Radical politics around the world

Issue 

By Sean Malloy

"The Resistance national conference is one of the best vehicles for young activists to discuss, plan and think about radical politics.

"Young people around the world are becoming increasingly active and organised to change society", says Jorge Jorquera, Resistance national coordinator.

Green Left Weekly spoke to Jorquera about the radical youth organisation's upcoming national conference in Melbourne, July 3-5.

Jorquera says the 1993 conference includes "an inspiring array of international guests and themes. The great advantage of having international guests is that the conference will get a better picture of what's happening internationally — in many cases, first hand."

African National Congress Youth League leader Jerry Ndou will be speaking on the first day on the Youth League and the challenges it faces in the current South African political situation. He will also be speaking on an international panel that includes activists from Indonesia and New Zealand.

Green Left Weekly correspondent Catherine Brown "will be using her experiences and research in Europe to outline the growing upsurge in that region, taking into account the Maastricht voting and the ongoing economic problems", said Jorquera.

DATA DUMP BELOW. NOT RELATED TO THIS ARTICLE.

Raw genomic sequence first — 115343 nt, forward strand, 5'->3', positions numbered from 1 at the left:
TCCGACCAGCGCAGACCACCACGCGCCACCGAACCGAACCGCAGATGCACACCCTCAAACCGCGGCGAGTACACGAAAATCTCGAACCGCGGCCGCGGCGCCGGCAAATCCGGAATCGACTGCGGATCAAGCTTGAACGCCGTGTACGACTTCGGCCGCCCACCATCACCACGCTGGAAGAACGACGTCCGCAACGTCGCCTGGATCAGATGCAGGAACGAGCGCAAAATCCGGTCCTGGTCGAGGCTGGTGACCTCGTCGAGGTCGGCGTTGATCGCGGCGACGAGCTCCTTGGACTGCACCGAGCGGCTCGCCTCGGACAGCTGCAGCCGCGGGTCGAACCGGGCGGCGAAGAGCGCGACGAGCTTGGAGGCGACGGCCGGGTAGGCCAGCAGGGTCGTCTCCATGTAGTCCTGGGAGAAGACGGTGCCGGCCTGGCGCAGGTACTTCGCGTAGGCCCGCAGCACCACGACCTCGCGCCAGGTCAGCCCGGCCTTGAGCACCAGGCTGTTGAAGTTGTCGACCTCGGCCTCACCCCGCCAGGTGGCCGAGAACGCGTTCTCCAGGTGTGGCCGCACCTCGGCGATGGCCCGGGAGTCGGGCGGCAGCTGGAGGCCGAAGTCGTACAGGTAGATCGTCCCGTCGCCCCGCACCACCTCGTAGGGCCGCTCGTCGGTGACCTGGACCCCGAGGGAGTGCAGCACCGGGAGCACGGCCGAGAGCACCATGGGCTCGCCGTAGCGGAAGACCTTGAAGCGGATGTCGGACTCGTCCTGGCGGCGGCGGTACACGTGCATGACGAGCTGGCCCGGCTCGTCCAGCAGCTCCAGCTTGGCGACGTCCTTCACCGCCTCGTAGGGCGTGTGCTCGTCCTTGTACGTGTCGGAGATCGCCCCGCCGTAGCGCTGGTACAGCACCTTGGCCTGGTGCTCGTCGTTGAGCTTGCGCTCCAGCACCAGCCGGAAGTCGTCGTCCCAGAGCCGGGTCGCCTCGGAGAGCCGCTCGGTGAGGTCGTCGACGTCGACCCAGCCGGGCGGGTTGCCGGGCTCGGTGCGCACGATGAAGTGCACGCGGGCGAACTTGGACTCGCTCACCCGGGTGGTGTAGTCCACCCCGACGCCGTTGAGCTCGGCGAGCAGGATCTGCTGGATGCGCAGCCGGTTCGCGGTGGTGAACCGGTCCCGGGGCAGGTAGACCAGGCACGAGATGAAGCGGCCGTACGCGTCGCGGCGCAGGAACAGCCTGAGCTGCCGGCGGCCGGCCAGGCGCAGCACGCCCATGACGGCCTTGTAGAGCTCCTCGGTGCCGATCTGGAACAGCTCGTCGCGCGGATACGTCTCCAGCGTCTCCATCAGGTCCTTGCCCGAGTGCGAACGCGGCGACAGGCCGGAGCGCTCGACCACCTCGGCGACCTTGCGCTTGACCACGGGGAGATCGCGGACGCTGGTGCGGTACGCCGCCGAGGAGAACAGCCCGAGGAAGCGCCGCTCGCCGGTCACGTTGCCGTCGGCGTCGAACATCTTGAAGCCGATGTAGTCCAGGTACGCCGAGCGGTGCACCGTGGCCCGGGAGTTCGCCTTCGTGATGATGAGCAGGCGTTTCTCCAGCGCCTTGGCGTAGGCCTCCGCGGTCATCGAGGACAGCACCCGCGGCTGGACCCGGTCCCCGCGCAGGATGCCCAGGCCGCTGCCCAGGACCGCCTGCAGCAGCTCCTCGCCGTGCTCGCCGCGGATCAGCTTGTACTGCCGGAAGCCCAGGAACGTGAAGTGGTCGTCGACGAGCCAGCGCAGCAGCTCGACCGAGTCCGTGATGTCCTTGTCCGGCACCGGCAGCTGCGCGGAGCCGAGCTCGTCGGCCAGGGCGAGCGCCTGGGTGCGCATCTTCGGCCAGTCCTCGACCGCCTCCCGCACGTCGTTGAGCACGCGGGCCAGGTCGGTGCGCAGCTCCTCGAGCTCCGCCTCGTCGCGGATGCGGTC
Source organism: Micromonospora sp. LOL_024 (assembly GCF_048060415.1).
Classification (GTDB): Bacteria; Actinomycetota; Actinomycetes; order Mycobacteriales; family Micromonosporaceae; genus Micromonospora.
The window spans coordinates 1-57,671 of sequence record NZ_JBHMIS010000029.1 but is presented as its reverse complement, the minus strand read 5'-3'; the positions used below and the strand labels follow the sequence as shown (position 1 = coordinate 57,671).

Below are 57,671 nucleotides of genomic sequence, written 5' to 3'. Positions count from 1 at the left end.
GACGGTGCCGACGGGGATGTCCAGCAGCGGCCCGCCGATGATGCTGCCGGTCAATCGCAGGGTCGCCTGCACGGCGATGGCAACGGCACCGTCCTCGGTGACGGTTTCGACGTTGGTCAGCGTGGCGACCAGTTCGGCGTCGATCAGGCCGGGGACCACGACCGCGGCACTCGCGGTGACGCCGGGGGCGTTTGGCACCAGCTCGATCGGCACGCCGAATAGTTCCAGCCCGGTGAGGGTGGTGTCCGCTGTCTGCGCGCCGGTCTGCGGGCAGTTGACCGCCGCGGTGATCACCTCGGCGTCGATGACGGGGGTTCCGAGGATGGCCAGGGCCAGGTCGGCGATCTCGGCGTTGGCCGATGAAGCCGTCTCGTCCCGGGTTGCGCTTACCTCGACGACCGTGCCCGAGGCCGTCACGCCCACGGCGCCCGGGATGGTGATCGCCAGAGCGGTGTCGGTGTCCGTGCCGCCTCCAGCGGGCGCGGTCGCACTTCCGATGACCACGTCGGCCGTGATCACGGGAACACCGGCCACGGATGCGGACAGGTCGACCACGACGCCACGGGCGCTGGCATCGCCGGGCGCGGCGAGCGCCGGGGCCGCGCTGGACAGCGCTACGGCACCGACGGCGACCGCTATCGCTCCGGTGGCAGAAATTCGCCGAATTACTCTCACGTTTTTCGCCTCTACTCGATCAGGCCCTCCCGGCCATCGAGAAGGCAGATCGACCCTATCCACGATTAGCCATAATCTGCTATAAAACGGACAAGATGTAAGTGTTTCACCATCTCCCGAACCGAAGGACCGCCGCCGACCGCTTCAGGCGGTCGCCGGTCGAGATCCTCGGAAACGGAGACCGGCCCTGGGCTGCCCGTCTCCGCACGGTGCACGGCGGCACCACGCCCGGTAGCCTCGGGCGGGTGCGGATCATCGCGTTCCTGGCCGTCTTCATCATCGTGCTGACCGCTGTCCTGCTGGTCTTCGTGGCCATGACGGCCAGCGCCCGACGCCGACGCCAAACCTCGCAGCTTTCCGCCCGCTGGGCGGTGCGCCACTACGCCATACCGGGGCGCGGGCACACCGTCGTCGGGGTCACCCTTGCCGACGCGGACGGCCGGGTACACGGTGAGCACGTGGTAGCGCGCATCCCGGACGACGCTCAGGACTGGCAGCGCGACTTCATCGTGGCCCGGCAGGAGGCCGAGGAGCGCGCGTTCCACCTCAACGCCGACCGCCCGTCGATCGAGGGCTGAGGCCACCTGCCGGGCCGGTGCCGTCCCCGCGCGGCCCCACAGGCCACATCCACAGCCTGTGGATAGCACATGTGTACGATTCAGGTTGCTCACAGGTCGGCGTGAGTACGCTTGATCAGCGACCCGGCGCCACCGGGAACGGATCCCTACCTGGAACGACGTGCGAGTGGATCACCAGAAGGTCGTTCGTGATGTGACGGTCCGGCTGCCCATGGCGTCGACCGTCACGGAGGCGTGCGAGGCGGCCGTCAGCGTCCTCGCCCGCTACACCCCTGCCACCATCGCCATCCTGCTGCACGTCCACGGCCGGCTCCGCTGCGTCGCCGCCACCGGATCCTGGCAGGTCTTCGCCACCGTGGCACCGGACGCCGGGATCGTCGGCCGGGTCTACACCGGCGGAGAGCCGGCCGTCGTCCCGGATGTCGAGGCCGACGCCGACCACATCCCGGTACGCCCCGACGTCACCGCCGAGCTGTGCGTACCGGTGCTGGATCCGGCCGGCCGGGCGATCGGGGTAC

"Representatives from the League of Filipino Students and the Indonesian Forum for International Solidarity will add the Asian dimension to the world picture."

The conference, says Jorquera won't be looking only at international issues. "We plan to have a thorough discussions about politics in Australia. Since Labor re-won government, they have been consistently breaking their election promises. What another term of

Labor means for young people, the republic debate, unemployment, changes in education and so on, will be included in the discussion."

The conference will be able "to compare the differences and similarities between Australia and other countries with Labor Party-type governments that are trying to implement austerity programs.

"The Australian Labor Party's shine has dulled considerably since 1983, when they were first elected. This year's elections show that the choice between the ALP and the Liberal party is a choice of who hurts less rather than between distinct alternatives.

"Young people are becoming aware that changing society for the better shouldn't be left in the hands of people like the ALP or the Liberal Party. Resistance is an alternative to the passive politics promoted by the ALP and Liberals; we encourage an active involvement in politics. Our approach to politics also goes way beyond the narrow outlook of parliament."

A Resistance conference is a dynamic event, he says, with young activists meeting and discussing their experiences and activities. It's also where Resistance discusses and decides collectively its work and projections for the next year.

"A thoughtful part of our conference agenda will be around the reports 'Being a Radical Activist Today' and 'Resistance in Action'. These reports will initiate a discussion about what we should be doing to develop our organisation and work. We will be looking at what skills and education we need to improve on, what projects we can undertake and what perspectives we should adopt for our campaigning work.

"We structure the conference so that participants, whether they have been a member of Resistance for five days or five years, can participate actively in one way or another."

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